Competitive natures can sometimes get the best of parents, especially when watching their child play sports. While most stay in control, some parents react with poor judgement and cross the line of good sportsmanship by acting on their emotions.
In 2013, the Chicago Tribune reported a parent stepped on the field to confront a referee and then refused to leave. The referee ejected the parent, called the game and the club banned the parent from attending another contest.
The Washington Post reported that after multiple parents berated a referee during the last game of the 2008 season, every parent supporting the Bethesda’s Legacy U13 girls’ soccer team was forced to watch the first two games of the 2009 season from at least 100 yards away.
According to the Orlando Sun Sentinel, there was at least one incident per month of a parent engaging in physical or verbal violence with a referee or another parent at youth sporting events in South Florida between 2012 and 2013. While these statistics carried across all youth sports, they do include the banishment of six soccer dads and a team’s entire parent section from their children’s games.
And these types of incidents are impacting children’s attitudes toward their parents.
Florida-based i9 Sports, which franchises youth sports leagues for girls and boys aged 3 to 17 years old in more than 500 communities across the United States, conducted a survey in 2012 and found 31 percent of kids would rather adults not watch them play sports. Further cause for concern: results from a Sports Illustrated for Kids survey showed 74 percent of kids had reported seeing out of control parents at sporting events.
At some point, every coach will likely deal with aggressive parents. A poll commission by Thomson Reuters in 2009-2010 cites that 53 percent of Canadian parents and 60 percent of parents in the United States have witnessed some kind of verbal abuse towards referees or coaches when attending sporting events.
While there is no single solution to prevent fathers and mothers from acting out, youth soccer administrators and coaches have developed a variety of strategies to help curtail these outbursts.
Bobby Lennox, the manager of player development at the Ontario Soccer Association, said communication is most important factor in ensuring parents do not become overzealous.
A season’s direction and atmosphere can hinge on a coach effectively communicating what are the expectations for appropriate behavior.
Coaches must also hold themselves to a higher standard and be aware they can set the tone during games, Lennox said. He has noticed parents are more likely to emulate a coach who is behaving poorly.
It’s natural to become animated when a referee makes a call or misses a play that could injure a player, but coaches must realize that their actions can help set the expectation level for players and parents, said Lennox, adding that coaches who control their emotions can help make significant strides in ensuring others will do the same.
It’s an approach Jake Smith has used in more than a decade coaching male and female teams from the U12 through university levels. Smith has experienced his share of parents reacting poorly and developed several strategies for dealing with those situations.
Smith, who is the head coach of the men’s soccer team at North Central University in Minneapolis and also serves as the director of coaching for the South Saint Paul Youth Soccer Association, recommends holding informational meetings at the beginning of every season to establish a line of communication between coach, player and parent.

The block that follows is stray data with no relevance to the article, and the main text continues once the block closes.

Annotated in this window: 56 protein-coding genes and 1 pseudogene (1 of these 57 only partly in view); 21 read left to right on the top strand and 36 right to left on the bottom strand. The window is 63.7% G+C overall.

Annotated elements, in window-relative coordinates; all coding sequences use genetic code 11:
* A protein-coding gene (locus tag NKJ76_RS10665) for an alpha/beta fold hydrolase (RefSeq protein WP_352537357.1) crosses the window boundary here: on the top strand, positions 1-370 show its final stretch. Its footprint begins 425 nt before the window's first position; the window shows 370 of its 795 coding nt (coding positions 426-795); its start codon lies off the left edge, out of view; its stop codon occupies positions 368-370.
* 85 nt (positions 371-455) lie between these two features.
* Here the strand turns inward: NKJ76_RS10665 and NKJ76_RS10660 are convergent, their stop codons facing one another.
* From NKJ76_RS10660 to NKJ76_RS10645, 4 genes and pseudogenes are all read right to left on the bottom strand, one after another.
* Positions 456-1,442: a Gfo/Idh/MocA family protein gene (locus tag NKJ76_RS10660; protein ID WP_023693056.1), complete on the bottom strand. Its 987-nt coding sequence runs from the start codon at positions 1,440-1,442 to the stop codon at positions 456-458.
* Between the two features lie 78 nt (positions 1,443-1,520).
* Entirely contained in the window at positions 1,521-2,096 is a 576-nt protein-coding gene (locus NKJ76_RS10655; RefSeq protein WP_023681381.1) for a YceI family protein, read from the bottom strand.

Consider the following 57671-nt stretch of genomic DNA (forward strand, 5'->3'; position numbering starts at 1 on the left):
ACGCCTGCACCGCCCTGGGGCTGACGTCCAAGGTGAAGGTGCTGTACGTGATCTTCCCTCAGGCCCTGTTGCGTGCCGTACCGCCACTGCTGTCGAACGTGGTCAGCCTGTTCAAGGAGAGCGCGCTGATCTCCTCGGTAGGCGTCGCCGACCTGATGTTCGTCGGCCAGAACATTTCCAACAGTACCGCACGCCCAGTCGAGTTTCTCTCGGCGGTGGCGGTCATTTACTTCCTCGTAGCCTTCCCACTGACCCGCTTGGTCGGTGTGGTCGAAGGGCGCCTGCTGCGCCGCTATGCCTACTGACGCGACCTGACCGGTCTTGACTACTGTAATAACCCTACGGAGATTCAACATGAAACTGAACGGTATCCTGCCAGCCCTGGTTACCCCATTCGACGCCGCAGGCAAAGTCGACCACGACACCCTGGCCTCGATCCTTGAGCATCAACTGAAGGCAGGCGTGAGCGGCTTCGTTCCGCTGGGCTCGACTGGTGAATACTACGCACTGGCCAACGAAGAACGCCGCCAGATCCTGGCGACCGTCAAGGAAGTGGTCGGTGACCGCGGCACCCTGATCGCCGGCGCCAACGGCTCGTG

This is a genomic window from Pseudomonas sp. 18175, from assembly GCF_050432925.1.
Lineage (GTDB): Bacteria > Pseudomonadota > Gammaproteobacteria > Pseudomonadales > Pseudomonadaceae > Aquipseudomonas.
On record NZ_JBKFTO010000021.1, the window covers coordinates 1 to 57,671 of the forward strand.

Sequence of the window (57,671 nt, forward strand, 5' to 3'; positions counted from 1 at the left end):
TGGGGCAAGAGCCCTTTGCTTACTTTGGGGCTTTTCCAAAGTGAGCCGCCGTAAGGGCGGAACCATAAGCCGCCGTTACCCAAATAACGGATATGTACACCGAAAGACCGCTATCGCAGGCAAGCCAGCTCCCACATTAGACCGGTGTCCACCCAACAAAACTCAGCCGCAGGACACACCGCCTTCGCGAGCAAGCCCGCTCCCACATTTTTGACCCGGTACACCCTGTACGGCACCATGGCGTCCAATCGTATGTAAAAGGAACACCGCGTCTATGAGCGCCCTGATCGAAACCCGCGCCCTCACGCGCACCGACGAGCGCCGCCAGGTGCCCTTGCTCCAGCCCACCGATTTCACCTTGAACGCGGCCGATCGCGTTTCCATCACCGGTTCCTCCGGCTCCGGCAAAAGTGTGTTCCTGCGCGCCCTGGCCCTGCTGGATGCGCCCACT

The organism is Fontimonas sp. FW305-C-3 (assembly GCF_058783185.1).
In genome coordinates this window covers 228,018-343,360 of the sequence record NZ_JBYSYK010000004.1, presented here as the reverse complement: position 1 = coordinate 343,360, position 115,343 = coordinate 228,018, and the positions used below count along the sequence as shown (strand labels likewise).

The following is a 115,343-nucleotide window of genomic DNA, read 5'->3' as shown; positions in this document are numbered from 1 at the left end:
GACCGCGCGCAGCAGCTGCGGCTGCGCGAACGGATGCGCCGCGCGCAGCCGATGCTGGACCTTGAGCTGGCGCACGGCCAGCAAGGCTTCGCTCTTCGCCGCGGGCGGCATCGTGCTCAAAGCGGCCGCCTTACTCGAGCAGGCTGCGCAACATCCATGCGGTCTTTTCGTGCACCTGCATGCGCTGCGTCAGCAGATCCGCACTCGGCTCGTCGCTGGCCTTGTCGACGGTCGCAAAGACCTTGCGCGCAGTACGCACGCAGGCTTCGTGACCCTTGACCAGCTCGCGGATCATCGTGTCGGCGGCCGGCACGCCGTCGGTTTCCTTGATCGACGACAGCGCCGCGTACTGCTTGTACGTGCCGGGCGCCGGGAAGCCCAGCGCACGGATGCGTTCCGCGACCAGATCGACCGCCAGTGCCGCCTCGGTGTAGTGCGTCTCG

He gives the same talk to parents of players any age group below the high school varsity team level.
“There are four roles in every game: referee, coach, player and parent. You can only be parents,” Smith said.
This very simple breakdown can give parents a foundational understanding of their function as part of the game and the team.
It’s important to communicate exactly what is to be expected of them, Smith added. They should be informed how their actions can directly affect their children and the game, both positively and negatively.
Coaching is not — and should not be — a democracy, Smith said. But coaches don’t need to come across as authoritarian and unapproachable to be successful. When parents and players feel comfortable enough to come forward with concerns, it’s less likely that they will act inappropriately during games.
Those situations can be more than just an embarrassment, they can have even greater consequences.
Patty Forbes, executive director of the Durham Region Soccer Association in Ontario, Canada, has seen too many athletes stop playing because of their parents’ sideline conduct.
“The behavior of parents can literally destroy a child and, at the very least, take all the fun out of the game,” Forbes said.
It’s easy to understand the passion that occur while watching a child play, but there is no excuse for parents to become abusive toward referees, players, coaches or other parents, Forbes added.
Much of the duty does fall on the parents to act responsibly, but coaches and clubs must also leverage their authority to facilitate a positive atmosphere.
Some programs, such as those in Forbes’s district, require parents to go through a mandatory behavior expectation module during registration. They also hold coaches directly responsible for parental behavior by imposing suspensions or fines on the club.
These sorts of steps, along with having a strong line of communication, stating parental expectations early in the season and setting an excellent example on the sideline, can help coaches eliminate troublesome game-day behavior from parents and foster a positive atmosphere that benefits everyone, including -- and most importantly -- the players.